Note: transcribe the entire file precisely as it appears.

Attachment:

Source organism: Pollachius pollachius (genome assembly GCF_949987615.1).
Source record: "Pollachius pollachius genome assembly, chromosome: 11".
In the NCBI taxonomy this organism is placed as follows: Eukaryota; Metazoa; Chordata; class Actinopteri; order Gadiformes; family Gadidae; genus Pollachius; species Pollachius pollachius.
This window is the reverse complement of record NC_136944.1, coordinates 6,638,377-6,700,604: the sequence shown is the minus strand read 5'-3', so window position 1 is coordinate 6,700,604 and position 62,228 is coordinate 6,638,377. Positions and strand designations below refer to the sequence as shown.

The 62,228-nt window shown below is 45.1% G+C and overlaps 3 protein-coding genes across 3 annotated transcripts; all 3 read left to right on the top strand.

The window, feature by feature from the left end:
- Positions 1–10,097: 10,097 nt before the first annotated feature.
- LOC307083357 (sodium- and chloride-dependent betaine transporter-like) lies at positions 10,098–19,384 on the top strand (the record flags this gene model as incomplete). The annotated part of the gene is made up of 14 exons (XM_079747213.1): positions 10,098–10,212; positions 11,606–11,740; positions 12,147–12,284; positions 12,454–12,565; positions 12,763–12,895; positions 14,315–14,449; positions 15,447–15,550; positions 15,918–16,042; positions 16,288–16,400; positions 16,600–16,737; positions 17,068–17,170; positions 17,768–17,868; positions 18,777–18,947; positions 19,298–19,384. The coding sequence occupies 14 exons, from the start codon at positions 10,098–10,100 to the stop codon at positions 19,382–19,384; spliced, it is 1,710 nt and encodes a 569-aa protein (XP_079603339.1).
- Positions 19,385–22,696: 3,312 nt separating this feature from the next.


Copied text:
Source organism: Pollachius pollachius (genome assembly GCF_949987615.1).
Source record: "Pollachius pollachius genome assembly, chromosome: 11".
In the NCBI taxonomy this organism is placed as follows: Eukaryota; Metazoa; Chordata; class Actinopteri; order Gadiformes; family Gadidae; genus Pollachius; species Pollachius pollachius.
This window is the reverse complement of record NC_136944.1, coordinates 6,638,377-6,700,604: the sequence shown is the minus strand read 5'-3', so window position 1 is coordinate 6,700,604 and position 62,228 is coordinate 6,638,377. Positions and strand designations below refer to the sequence as shown.

The 62,228-nt window shown below is 45.1% G+C and overlaps 3 protein-coding genes across 3 annotated transcripts; all 3 read left to right on the top strand.

The window, feature by feature from the left end:
- Positions 1–10,097: 10,097 nt before the first annotated feature.
- LOC307083357 (sodium- and chloride-dependent betaine transporter-like) lies at positions 10,098–19,384 on the top strand (the record flags this gene model as incomplete). The annotated part of the gene is made up of 14 exons (XM_079747213.1): positions 10,098–10,212; positions 11,606–11,740; positions 12,147–12,284; positions 12,454–12,565; positions 12,763–12,895; positions 14,315–14,449; positions 15,447–15,550; positions 15,918–16,042; positions 16,288–16,400; positions 16,600–16,737; positions 17,068–17,170; positions 17,768–17,868; positions 18,777–18,947; positions 19,298–19,384. The coding sequence occupies 14 exons, from the start codon at positions 10,098–10,100 to the stop codon at positions 19,382–19,384; spliced, it is 1,710 nt and encodes a 569-aa protein (XP_079603339.1).
- Positions 19,385–22,696: 3,312 nt separating this feature from the next.